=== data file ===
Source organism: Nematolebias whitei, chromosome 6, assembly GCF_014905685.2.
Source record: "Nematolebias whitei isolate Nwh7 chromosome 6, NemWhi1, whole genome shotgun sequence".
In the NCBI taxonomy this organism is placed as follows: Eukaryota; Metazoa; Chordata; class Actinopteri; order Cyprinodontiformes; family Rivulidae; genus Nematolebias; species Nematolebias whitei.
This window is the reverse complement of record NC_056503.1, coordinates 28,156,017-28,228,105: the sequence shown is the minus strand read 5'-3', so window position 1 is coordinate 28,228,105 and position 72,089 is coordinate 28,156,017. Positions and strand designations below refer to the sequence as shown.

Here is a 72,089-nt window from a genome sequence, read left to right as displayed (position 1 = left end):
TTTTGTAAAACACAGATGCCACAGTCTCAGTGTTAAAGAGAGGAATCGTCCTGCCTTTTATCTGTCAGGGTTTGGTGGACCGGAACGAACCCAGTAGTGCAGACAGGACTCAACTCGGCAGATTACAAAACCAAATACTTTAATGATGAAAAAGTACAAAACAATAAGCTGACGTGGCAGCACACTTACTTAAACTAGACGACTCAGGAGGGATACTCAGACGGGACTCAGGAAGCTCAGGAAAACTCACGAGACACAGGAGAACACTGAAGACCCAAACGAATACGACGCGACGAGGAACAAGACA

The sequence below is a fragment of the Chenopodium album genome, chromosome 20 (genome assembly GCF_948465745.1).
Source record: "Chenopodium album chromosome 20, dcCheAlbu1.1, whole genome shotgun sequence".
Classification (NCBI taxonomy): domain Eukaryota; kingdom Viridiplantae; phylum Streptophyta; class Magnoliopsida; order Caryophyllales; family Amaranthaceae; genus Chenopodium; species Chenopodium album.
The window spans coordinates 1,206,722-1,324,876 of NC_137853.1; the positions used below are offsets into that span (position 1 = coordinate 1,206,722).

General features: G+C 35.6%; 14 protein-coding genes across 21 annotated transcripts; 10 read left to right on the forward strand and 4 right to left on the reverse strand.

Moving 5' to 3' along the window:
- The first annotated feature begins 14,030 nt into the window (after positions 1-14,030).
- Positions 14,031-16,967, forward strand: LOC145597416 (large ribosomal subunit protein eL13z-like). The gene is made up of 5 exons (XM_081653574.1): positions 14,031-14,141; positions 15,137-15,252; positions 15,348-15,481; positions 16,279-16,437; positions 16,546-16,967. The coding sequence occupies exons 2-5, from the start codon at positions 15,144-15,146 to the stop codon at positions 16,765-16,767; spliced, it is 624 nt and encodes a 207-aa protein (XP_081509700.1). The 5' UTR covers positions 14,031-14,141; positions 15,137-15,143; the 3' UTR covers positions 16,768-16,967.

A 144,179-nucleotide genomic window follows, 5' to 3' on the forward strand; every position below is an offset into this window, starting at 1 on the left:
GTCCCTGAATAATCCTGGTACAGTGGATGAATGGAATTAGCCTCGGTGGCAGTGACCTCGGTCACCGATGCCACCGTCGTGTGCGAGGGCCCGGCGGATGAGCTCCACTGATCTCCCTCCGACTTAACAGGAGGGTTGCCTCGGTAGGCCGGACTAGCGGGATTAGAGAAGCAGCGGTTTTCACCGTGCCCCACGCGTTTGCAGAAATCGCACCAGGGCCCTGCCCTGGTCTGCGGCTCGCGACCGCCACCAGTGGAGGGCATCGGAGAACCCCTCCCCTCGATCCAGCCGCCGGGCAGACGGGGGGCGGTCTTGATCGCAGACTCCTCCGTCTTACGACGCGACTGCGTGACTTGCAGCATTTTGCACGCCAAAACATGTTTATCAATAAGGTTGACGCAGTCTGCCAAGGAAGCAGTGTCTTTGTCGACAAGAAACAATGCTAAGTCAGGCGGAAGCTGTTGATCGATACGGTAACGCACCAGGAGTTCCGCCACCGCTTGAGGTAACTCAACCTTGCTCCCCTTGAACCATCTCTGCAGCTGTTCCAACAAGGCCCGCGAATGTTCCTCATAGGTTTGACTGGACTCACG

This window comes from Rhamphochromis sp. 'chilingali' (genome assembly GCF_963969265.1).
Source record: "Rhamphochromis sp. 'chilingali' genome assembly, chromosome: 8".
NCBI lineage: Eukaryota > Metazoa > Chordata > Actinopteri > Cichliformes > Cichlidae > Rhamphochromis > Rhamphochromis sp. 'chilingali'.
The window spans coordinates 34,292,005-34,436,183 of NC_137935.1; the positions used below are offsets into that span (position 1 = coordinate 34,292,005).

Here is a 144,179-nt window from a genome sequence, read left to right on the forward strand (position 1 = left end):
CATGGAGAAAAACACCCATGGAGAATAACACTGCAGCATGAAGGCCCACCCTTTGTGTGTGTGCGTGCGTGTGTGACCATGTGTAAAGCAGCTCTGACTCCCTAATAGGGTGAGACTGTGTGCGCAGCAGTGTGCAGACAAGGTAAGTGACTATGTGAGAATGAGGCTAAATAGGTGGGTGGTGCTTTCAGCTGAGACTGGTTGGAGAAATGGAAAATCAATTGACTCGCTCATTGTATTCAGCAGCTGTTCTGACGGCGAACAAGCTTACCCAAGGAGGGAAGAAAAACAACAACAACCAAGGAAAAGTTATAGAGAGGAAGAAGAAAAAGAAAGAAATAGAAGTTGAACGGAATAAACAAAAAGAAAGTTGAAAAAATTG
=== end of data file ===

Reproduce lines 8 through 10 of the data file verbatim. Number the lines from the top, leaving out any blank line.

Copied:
Source record: "Chenopodium album chromosome 20, dcCheAlbu1.1, whole genome shotgun sequence".
Classification (NCBI taxonomy): domain Eukaryota; kingdom Viridiplantae; phylum Streptophyta; class Magnoliopsida; order Caryophyllales; family Amaranthaceae; genus Chenopodium; species Chenopodium album.
The window spans coordinates 1,206,722-1,324,876 of NC_137853.1; the positions used below are offsets into that span (position 1 = coordinate 1,206,722).